Mike Carey is a writer of comics (or graphic novels, if you must), and received no small amount of fame for them. The Devil You Know reflects that in its visual and action-oriented nature, all to the good. I’ve read books that were way too visual, a virtual audition by the author for a movie, and gimmicky as a result. I don’t feel that way about Carey’s book. His background, I feel, lends his writing a great sense of pacing and an ability to play with tension and release very well.
I actually read Vicious Circle first. This is Carey’s second book in his series starring Felix “Fix” Castor, a London exorcist. It’s due out in hardcover this month. It was an exciting, funny, serious, engaging, charming romp with succubi, were-critters, demons, ghosts, and zombies. As a result of that book, I am a fan for life.
I salivated when the first book arrived at the bookstore in paperback. It, too, is funny, exciting, engaging, and serious. But it is also disturbing and has a higher gag factor. The central murder mystery is indeed serious and, despite the fantasy setting of the book’s world, takes its story from the real-life horror of young women from poor countries being shanghaied to be prostitutes in our oh-so-civilized Western society.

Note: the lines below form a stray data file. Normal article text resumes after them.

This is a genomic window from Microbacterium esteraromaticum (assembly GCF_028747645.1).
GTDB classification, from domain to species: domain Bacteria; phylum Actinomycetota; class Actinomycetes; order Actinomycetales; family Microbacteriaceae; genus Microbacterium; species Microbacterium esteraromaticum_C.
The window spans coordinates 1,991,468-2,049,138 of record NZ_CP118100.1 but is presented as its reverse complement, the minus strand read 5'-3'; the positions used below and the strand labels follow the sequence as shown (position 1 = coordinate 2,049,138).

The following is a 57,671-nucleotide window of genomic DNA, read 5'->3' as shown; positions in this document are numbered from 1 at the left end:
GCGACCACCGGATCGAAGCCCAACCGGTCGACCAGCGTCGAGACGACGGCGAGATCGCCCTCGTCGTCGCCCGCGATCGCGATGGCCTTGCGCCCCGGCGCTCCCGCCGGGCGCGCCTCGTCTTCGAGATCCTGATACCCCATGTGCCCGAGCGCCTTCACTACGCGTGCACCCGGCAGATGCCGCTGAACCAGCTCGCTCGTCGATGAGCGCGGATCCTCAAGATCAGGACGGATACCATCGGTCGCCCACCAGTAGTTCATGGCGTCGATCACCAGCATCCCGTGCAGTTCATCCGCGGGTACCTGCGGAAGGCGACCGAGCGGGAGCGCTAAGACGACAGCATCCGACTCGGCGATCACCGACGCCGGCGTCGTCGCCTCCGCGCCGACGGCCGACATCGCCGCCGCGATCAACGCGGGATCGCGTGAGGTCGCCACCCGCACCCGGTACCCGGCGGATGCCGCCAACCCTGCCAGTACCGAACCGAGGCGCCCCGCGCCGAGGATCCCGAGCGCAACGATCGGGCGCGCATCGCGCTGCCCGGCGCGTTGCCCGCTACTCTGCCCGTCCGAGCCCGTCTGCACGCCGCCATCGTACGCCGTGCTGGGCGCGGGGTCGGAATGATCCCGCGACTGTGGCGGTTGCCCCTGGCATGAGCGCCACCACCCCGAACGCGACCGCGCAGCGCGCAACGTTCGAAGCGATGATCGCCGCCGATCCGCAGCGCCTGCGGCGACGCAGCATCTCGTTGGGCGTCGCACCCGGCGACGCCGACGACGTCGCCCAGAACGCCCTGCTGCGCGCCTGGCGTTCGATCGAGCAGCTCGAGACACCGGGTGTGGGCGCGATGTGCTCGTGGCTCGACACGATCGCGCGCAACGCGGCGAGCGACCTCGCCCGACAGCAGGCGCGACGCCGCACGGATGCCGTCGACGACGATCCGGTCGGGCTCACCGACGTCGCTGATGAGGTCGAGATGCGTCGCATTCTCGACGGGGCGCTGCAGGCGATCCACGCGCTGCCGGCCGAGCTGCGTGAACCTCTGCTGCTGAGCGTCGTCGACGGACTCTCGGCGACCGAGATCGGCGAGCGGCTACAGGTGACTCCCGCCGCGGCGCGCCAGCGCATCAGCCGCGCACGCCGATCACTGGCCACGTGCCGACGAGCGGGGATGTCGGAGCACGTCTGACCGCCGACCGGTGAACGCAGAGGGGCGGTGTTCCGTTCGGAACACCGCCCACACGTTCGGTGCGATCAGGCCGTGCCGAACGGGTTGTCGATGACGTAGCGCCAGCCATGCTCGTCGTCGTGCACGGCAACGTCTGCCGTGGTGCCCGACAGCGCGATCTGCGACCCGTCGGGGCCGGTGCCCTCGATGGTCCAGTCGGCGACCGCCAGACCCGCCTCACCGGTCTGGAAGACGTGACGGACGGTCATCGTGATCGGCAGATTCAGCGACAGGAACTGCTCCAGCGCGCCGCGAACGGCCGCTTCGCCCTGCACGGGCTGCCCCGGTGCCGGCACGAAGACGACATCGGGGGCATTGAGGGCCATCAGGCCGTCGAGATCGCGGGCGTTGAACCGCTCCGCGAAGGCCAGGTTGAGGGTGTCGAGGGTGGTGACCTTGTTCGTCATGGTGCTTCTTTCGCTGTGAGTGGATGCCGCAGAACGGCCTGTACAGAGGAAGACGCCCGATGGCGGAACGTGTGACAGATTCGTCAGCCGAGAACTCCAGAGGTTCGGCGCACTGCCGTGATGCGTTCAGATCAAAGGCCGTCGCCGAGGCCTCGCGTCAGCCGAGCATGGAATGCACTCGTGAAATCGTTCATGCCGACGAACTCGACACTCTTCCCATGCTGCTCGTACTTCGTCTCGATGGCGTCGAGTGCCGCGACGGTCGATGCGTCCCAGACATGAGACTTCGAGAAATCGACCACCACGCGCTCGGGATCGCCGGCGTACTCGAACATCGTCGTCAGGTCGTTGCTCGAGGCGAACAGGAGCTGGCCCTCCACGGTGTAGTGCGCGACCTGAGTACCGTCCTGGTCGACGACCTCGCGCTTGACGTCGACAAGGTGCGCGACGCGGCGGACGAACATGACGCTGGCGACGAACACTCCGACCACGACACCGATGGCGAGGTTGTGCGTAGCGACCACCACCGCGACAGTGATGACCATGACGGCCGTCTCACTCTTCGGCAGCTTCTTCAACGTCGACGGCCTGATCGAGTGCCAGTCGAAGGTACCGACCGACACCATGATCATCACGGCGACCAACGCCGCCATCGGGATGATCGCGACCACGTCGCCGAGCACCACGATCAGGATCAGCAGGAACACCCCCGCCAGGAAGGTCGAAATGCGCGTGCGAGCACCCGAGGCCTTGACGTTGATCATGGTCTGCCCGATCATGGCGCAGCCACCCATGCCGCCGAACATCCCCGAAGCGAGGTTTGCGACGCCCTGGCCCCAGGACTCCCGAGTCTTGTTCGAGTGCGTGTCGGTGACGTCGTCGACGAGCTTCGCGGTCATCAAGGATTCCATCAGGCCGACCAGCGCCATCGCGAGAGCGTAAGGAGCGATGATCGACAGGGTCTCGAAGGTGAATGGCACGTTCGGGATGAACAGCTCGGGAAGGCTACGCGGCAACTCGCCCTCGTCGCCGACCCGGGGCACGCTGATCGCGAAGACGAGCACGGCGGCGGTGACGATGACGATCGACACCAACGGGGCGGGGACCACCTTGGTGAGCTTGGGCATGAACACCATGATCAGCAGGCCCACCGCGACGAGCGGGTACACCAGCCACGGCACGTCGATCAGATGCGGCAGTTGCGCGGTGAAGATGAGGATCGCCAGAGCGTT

Suspend your belief for maximum enjoyment. Imagine a world where ghosts are becoming commonplace, so much so that Parliament is considering a bill that would give the not-so-dead civil rights. Zombies walk among us, the smartest of whom consider refrigeration as mandatory to healthful living as plastic surgery is to aging actors, in both cases to keep the bits and pieces in their proper places.
Fix Castor has known from an early age that he is able to “hear” the supernatural music that brings ghosts and other inhuman creatures under his control. When he plays his tin whistle, he can send a ghost away. Away to where is unknown, but many clients pay to have noisome specters dismissed. It would be too easy for an author to write this sort of story with a broad stroke, but Carey tempers his outrageously fantastic scenes with nuance and shades his characters with accessible human qualities.
When Fix is offered an investigation of a haunting at an archival institution, he comes out of retirement -- a great back story that is covered in better detail in Vicious Circle -- in order to pay rent he owes his landlady and friend, Pen. In the process of discovering who the ghost is, he becomes intertwined with office politics (the mundane) and an enslaved succubus (the exotic). He meets the possessed and dispossessed, is involved in brotherly conflict and brotherly guilt, and travels the roads of the world we know that have gone supernaturally crazy.